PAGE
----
Deflated Dome

Remember when a Syracuse home game was intimidating for the visiting team? Those days are long gone, according to's Chris Richardson.

SYRACUSE, N.Y. -- It was an odd scene here on Saturday as the game clock wound down on West Virginia's 55-14 win over the much-maligned Syracuse Orange. What was left of the announced attendance of 33,345 was standing and cheering, sharing high fives and hugs, but not for the host Orange. Instead, it was the corner of the Carrier Dome decked out in Blue and Gold that was left to celebrate another big win for the Mountaineers.

The scene stood as a stark contrast to what took place in this building just 10 years ago this month, when Marc Bulger and the Mountaineers came to Western New York with hopes of an upset only to see Donovan McNabb, Quinton Spotwood, and the rest of the then-Orangemen roll to a 40-10 win over West Virginia in front of a national television audience as Mountaineer fans headed for the exits en masse before the final gun sounded.

On that night, Syracuse football could do no wrong. With each big hit by the Cuse defense, or big play by McNabb and the offense, the roof of the dome rattled as a result of the deafening noise coming from below as 50,000 fans cheered on their team.

Saturday? Not even close. At times in the first half, the Carrier Dome was so quiet you could hear Mountaineer head coach Rich Rodriguez yelling instructions to his team all the way across the field in the press box. The only time Syracuse fans – of which there were not even close to the announced 35,000 and change – made any noise was when booing the home team off the field after another faulty possession.

Chants of "Let's Go…Mountaineers" drowned out any semblance of positive encouragement for the Orange, and most of the time, Cuse fans did nothing more than sit on their hands, hoping for the clock to keep ticking towards the end of yet another hapless performance by their team. If these times are not the low point in the 118-year history of Syracuse football, then somebody tell me what is?

On one hand, you feel bad for the players. They are trying their best, without much success, but still have no choice but to keep showing up week after week. On the other hand, the program is a complete mess. Saturday alone saw mental lapses on both sides of the ball, by players and coaches alike. In the first quarter, Syracuse had a chance to answer a Mountaineer score for the second consecutive possession, but head coach Greg Robinson called for a fake field goal. In theory, it may have been a gutsy call, but in reality, it didn't fool anyone in white.

Of course, Syracuse fans and media will point to Robinson's most recent brain fart as yet another reason why the former Texas defensive coordinator should not return for a fourth season at the helm of their football program next year. And, really, who can blame them? Coach Paul Pasqualoni was run out of town following a co-Big East title in 2004, and big things were expected from Robinson. Since that time, the Orange have won six – count them, six – football games. In recent weeks, Robinson has become increasingly short with the media, and Saturday's post-game press conference was no different. When asked by a local reporter to talk about West Virginia's offensive weapons, Robinson offered the following tirade:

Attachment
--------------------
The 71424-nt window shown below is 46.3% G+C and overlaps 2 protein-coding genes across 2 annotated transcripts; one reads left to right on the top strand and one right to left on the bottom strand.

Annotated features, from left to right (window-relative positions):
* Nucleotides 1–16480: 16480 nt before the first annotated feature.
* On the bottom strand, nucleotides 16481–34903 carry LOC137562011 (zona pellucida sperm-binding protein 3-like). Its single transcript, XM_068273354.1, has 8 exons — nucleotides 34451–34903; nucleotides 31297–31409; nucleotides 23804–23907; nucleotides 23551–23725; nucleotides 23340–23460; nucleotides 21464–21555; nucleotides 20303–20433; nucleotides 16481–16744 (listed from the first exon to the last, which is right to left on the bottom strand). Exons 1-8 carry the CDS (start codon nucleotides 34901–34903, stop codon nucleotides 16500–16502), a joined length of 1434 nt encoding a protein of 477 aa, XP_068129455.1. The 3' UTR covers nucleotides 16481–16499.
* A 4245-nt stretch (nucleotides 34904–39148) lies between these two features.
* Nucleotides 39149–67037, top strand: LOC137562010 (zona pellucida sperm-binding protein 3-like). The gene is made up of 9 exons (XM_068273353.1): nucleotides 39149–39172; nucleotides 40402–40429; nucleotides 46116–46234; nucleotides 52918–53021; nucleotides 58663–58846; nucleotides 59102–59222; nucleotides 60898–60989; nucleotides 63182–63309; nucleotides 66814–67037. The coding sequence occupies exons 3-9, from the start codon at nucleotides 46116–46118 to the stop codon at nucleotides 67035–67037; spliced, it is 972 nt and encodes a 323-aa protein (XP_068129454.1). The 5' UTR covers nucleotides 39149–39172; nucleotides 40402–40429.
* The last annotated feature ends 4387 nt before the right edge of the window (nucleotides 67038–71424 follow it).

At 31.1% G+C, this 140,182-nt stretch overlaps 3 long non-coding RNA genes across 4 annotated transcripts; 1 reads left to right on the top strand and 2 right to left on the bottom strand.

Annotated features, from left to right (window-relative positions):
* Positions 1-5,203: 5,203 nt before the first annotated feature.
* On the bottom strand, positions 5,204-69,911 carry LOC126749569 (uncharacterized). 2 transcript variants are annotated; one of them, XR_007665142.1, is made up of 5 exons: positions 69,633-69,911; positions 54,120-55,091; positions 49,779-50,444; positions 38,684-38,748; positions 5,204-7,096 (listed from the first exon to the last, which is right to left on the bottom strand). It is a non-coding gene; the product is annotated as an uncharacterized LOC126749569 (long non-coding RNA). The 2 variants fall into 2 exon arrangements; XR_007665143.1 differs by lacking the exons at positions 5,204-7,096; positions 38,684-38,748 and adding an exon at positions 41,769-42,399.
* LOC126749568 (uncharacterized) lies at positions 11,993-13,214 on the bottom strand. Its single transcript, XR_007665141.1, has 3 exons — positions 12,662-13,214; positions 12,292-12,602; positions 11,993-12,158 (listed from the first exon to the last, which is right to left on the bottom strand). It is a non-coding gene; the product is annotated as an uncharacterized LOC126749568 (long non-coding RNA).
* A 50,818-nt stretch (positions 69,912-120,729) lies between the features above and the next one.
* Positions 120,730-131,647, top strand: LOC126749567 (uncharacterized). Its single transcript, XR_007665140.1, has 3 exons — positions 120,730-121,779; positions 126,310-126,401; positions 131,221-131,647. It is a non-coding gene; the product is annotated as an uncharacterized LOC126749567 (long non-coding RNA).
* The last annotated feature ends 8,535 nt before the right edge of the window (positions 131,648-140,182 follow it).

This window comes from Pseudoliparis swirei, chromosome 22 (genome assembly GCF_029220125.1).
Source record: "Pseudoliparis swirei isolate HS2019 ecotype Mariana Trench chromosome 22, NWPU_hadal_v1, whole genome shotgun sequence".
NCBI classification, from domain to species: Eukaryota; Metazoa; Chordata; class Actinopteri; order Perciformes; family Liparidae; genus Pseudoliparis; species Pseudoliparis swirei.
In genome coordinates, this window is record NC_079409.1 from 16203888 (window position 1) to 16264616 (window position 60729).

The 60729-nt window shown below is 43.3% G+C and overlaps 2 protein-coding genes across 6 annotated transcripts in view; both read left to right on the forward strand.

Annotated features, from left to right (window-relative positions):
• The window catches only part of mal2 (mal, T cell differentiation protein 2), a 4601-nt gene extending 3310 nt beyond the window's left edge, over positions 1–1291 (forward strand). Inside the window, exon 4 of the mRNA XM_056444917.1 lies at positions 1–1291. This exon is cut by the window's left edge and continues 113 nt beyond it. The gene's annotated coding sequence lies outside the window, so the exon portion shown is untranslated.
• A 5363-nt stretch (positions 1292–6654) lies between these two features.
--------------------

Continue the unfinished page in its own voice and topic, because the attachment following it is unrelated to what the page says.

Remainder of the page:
"(WVU) won a ton of football games last year, and you were all at media day at the Big East and you were all talking about how good they were," Robinson barked. " Why would you ask me? You know what you think. You think (Steve Slaton) is a heck of a player. You think (Patrick White) is a heck of a player. The fullback had broken 67 facemasks; I heard about it!"

He then went on to elaborate (or exaggerate as the case may be) on positive things he saw from his team on Saturday. Robinson has always seemed a bit out of touch with reality, and harping on the positives after a game in which his team gave up more points at home than ever before in 118 years of Syracuse football seems to fit that billing. Everywhere else in the dome, the only positive vibes came from talk of the upcoming basketball season, which will undoubtedly see crowds much larger than the paltry attendance on Saturday.

In the top corner of the building, a big sign hangs that reads "ORANGE PRIDE". Ironically, it stood solitary on Saturday with nary an Orange fan within a stone's throw. Pride is not something that is apparent on the faces of players, fans, and even coaches of this once-great program. Instead, empty bleachers, boo-birds, and an air of frustration engulf a building once considered to be the toughest road atmosphere in college football.

One day, a Syracuse football game may be a meaningful event once again in Western New York, just as it was on that October night 10 years ago. For now, though, scenes such as Saturday's are the norm in this formerly football-crazy community.

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